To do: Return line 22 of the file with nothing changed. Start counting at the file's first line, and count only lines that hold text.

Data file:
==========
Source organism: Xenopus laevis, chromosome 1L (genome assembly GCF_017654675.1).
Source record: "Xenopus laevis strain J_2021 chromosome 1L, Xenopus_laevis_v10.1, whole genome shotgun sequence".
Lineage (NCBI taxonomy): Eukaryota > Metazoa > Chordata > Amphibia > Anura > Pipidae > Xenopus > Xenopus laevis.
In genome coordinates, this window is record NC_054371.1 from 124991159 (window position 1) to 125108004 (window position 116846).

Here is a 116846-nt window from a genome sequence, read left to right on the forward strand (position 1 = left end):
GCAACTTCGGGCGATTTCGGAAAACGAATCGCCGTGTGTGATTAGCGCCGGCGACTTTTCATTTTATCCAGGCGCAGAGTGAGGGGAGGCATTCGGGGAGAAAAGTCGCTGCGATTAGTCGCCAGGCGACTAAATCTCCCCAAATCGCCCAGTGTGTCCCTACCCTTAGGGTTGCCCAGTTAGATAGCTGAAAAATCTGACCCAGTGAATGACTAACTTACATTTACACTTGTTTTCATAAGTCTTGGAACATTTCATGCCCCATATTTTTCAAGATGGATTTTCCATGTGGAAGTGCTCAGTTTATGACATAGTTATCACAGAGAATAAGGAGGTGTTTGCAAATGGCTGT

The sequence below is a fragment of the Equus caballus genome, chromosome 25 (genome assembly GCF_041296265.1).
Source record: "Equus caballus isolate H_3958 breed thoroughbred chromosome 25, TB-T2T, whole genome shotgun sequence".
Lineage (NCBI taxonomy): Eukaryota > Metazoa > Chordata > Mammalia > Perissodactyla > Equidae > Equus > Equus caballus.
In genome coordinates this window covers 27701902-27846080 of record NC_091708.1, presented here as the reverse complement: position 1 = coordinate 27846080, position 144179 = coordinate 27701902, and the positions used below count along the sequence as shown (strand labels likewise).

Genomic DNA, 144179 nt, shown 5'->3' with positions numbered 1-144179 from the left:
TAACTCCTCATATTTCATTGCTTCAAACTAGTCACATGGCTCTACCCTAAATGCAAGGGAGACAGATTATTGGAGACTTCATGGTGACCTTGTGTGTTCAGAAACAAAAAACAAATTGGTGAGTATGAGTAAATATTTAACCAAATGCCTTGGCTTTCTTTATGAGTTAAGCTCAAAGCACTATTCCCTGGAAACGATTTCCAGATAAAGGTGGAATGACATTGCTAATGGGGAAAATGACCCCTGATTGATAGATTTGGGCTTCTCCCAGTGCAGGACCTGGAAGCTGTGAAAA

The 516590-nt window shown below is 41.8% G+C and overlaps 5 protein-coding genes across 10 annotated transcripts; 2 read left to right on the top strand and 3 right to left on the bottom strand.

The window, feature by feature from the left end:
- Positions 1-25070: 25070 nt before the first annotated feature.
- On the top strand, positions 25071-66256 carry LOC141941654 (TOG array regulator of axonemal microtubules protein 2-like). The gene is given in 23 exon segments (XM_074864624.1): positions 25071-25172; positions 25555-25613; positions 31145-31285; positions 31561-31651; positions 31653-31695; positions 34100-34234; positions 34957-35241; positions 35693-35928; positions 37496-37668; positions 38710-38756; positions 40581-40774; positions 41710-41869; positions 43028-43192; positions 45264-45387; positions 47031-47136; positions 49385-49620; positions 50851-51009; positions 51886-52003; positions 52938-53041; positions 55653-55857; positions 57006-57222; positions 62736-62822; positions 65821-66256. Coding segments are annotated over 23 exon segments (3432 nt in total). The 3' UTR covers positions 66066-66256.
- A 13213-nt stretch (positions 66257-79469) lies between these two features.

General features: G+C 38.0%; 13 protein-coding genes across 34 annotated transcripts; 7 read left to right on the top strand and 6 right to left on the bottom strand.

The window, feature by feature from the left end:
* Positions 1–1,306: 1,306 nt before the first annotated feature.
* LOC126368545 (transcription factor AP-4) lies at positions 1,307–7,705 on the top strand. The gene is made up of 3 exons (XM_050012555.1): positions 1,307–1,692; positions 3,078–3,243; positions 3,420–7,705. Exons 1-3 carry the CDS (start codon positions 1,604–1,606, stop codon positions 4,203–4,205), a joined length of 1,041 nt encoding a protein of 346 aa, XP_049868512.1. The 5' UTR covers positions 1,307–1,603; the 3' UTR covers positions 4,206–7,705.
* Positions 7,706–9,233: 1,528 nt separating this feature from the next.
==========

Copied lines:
* Positions 7,706–9,233: 1,528 nt separating this feature from the next.